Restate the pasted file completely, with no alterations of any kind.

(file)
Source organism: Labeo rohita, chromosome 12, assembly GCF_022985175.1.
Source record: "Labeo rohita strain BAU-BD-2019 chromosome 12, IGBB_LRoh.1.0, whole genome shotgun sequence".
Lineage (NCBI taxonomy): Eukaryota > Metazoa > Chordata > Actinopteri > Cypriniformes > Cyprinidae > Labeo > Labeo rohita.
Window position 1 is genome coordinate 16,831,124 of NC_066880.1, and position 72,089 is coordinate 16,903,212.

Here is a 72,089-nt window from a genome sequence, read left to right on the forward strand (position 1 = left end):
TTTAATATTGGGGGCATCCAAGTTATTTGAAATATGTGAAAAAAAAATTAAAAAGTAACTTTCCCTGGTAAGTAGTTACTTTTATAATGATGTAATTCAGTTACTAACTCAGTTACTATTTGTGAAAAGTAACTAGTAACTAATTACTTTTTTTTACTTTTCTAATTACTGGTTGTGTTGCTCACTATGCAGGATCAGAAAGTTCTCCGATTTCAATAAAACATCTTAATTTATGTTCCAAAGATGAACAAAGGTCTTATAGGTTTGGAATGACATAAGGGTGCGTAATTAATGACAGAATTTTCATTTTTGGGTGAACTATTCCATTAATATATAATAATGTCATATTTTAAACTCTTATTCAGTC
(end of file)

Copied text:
Source organism: Labeo rohita, chromosome 12, assembly GCF_022985175.1.
Source record: "Labeo rohita strain BAU-BD-2019 chromosome 12, IGBB_LRoh.1.0, whole genome shotgun sequence".
Lineage (NCBI taxonomy): Eukaryota > Metazoa > Chordata > Actinopteri > Cypriniformes > Cyprinidae > Labeo > Labeo rohita.
Window position 1 is genome coordinate 16,831,124 of NC_066880.1, and position 72,089 is coordinate 16,903,212.

Here is a 72,089-nt window from a genome sequence, read left to right on the forward strand (position 1 = left end):
TTTAATATTGGGGGCATCCAAGTTATTTGAAATATGTGAAAAAAAAATTAAAAAGTAACTTTCCCTGGTAAGTAGTTACTTTTATAATGATGTAATTCAGTTACTAACTCAGTTACTATTTGTGAAAAGTAACTAGTAACTAATTACTTTTTTTTACTTTTCTAATTACTGGTTGTGTTGCTCACTATGCAGGATCAGAAAGTTCTCCGATTTCAATAAAACATCTTAATTTATGTTCCAAAGATGAACAAAGGTCTTATAGGTTTGGAATGACATAAGGGTGCGTAATTAATGACAGAATTTTCATTTTTGGGTGAACTATTCCATTAATATATAATAATGTCATATTTTAAACTCTTATTCAGTC